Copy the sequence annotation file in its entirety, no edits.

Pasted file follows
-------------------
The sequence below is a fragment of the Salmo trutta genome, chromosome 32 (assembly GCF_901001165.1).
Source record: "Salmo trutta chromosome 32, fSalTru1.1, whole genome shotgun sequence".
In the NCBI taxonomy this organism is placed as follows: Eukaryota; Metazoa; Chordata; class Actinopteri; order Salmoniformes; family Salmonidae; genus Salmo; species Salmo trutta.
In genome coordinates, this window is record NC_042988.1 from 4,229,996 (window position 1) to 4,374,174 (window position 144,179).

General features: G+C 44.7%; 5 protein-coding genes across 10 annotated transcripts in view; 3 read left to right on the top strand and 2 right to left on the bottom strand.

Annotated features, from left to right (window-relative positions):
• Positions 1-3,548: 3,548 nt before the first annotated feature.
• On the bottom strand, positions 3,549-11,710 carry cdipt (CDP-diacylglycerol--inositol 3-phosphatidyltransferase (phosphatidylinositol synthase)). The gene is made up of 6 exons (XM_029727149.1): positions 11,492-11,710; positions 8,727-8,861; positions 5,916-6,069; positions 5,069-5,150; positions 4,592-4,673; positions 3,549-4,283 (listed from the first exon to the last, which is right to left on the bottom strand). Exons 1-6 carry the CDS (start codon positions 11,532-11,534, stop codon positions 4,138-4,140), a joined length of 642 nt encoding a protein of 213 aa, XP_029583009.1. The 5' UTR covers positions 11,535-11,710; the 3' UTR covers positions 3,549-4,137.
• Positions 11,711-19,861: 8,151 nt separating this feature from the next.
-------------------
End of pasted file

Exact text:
The sequence below is a fragment of the Salmo trutta genome, chromosome 32 (assembly GCF_901001165.1).
Source record: "Salmo trutta chromosome 32, fSalTru1.1, whole genome shotgun sequence".
In the NCBI taxonomy this organism is placed as follows: Eukaryota; Metazoa; Chordata; class Actinopteri; order Salmoniformes; family Salmonidae; genus Salmo; species Salmo trutta.
In genome coordinates, this window is record NC_042988.1 from 4,229,996 (window position 1) to 4,374,174 (window position 144,179).

General features: G+C 44.7%; 5 protein-coding genes across 10 annotated transcripts in view; 3 read left to right on the top strand and 2 right to left on the bottom strand.

Annotated features, from left to right (window-relative positions):
• Positions 1-3,548: 3,548 nt before the first annotated feature.
• On the bottom strand, positions 3,549-11,710 carry cdipt (CDP-diacylglycerol--inositol 3-phosphatidyltransferase (phosphatidylinositol synthase)). The gene is made up of 6 exons (XM_029727149.1): positions 11,492-11,710; positions 8,727-8,861; positions 5,916-6,069; positions 5,069-5,150; positions 4,592-4,673; positions 3,549-4,283 (listed from the first exon to the last, which is right to left on the bottom strand). Exons 1-6 carry the CDS (start codon positions 11,532-11,534, stop codon positions 4,138-4,140), a joined length of 642 nt encoding a protein of 213 aa, XP_029583009.1. The 5' UTR covers positions 11,535-11,710; the 3' UTR covers positions 3,549-4,137.
• Positions 11,711-19,861: 8,151 nt separating this feature from the next.